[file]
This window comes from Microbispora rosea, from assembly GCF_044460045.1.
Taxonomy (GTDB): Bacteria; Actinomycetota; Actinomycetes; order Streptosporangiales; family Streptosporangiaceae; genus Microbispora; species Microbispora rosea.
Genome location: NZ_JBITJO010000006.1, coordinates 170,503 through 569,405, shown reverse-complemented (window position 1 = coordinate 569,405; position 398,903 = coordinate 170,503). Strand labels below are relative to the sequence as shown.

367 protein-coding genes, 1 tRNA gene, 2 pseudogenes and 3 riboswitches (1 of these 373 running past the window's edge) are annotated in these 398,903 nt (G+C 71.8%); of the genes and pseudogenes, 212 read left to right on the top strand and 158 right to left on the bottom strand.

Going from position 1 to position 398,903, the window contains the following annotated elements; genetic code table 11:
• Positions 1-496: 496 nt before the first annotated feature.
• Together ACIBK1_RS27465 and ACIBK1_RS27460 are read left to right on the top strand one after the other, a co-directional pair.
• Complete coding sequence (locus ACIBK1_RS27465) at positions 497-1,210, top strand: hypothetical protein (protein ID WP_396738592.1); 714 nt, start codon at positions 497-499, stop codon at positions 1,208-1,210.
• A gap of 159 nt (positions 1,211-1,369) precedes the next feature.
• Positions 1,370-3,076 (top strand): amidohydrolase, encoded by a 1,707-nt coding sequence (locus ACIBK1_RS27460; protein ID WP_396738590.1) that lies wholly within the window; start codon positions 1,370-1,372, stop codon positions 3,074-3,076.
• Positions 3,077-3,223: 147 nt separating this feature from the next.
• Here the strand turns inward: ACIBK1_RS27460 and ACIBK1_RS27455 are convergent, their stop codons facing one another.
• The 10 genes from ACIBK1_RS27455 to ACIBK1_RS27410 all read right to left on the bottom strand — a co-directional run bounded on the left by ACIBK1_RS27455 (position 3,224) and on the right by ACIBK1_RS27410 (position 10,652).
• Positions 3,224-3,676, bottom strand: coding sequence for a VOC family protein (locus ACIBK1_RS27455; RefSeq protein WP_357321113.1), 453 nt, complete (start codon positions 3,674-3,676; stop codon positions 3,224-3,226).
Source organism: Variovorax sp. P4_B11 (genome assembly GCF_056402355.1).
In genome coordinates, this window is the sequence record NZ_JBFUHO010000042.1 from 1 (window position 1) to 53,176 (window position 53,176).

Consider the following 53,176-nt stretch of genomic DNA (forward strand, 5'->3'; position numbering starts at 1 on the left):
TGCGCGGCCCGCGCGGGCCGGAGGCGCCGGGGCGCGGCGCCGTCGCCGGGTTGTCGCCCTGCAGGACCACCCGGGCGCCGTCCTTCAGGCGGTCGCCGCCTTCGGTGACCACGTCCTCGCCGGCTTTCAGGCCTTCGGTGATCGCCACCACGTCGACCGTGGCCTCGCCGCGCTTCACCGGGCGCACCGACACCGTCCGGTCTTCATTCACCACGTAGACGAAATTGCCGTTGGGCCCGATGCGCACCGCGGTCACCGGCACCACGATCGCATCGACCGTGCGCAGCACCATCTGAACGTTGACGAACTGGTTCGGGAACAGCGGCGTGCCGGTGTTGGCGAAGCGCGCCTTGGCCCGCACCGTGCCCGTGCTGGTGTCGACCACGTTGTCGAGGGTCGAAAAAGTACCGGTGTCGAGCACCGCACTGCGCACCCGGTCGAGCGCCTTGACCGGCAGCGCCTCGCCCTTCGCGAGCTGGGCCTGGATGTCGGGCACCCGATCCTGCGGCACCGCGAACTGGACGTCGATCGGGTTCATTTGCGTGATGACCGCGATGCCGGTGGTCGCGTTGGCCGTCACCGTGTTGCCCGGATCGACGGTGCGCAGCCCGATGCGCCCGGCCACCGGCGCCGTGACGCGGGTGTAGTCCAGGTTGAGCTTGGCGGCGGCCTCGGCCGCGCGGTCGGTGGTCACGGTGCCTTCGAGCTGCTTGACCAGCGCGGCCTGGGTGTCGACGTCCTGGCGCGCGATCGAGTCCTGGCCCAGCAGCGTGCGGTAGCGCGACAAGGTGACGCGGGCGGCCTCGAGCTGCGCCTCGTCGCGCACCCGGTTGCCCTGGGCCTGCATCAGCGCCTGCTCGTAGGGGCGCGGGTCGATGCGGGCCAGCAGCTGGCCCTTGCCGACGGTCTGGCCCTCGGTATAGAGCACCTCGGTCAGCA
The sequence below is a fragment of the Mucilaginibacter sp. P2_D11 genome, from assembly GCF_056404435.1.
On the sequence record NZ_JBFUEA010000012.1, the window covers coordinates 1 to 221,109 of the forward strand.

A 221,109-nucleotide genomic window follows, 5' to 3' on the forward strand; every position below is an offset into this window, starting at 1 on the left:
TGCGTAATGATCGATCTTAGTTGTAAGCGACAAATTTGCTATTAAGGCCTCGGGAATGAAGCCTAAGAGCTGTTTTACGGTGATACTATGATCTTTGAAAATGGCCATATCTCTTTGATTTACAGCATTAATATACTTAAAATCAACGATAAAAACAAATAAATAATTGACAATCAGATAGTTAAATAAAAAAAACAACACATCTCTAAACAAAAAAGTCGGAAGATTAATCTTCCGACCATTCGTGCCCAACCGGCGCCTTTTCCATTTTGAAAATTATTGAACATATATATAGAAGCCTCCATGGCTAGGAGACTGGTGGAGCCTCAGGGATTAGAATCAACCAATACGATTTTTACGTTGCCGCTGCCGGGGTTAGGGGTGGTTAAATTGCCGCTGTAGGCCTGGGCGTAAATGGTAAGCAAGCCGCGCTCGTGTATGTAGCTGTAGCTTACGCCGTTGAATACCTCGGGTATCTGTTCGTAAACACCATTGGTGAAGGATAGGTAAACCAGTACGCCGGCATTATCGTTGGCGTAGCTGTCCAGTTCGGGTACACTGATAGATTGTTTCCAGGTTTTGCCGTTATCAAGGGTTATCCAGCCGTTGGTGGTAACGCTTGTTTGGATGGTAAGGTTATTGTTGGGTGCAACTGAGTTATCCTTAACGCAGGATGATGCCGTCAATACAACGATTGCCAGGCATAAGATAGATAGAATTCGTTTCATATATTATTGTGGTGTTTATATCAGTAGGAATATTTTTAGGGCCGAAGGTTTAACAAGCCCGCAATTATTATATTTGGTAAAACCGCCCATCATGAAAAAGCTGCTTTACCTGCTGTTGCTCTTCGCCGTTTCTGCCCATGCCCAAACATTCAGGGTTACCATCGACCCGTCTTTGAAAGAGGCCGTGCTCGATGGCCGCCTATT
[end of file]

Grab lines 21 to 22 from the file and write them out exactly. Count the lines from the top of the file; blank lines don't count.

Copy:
A 221,109-nucleotide genomic window follows, 5' to 3' on the forward strand; every position below is an offset into this window, starting at 1 on the left:
TGCGTAATGATCGATCTTAGTTGTAAGCGACAAATTTGCTATTAAGGCCTCGGGAATGAAGCCTAAGAGCTGTTTTACGGTGATACTATGATCTTTGAAAATGGCCATATCTCTTTGATTTACAGCATTAATATACTTAAAATCAACGATAAAAACAAATAAATAATTGACAATCAGATAGTTAAATAAAAAAAACAACACATCTCTAAACAAAAAAGTCGGAAGATTAATCTTCCGACCATTCGTGCCCAACCGGCGCCTTTTCCATTTTGAAAATTATTGAACATATATATAGAAGCCTCCATGGCTAGGAGACTGGTGGAGCCTCAGGGATTAGAATCAACCAATACGATTTTTACGTTGCCGCTGCCGGGGTTAGGGGTGGTTAAATTGCCGCTGTAGGCCTGGGCGTAAATGGTAAGCAAGCCGCGCTCGTGTATGTAGCTGTAGCTTACGCCGTTGAATACCTCGGGTATCTGTTCGTAAACACCATTGGTGAAGGATAGGTAAACCAGTACGCCGGCATTATCGTTGGCGTAGCTGTCCAGTTCGGGTACACTGATAGATTGTTTCCAGGTTTTGCCGTTATCAAGGGTTATCCAGCCGTTGGTGGTAACGCTTGTTTGGATGGTAAGGTTATTGTTGGGTGCAACTGAGTTATCCTTAACGCAGGATGATGCCGTCAATACAACGATTGCCAGGCATAAGATAGATAGAATTCGTTTCATATATTATTGTGGTGTTTATATCAGTAGGAATATTTTTAGGGCCGAAGGTTTAACAAGCCCGCAATTATTATATTTGGTAAAACCGCCCATCATGAAAAAGCTGCTTTACCTGCTGTTGCTCTTCGCCGTTTCTGCCCATGCCCAAACATTCAGGGTTACCATCGACCCGTCTTTGAAAGAGGCCGTGCTCGATGGCCGCCTATT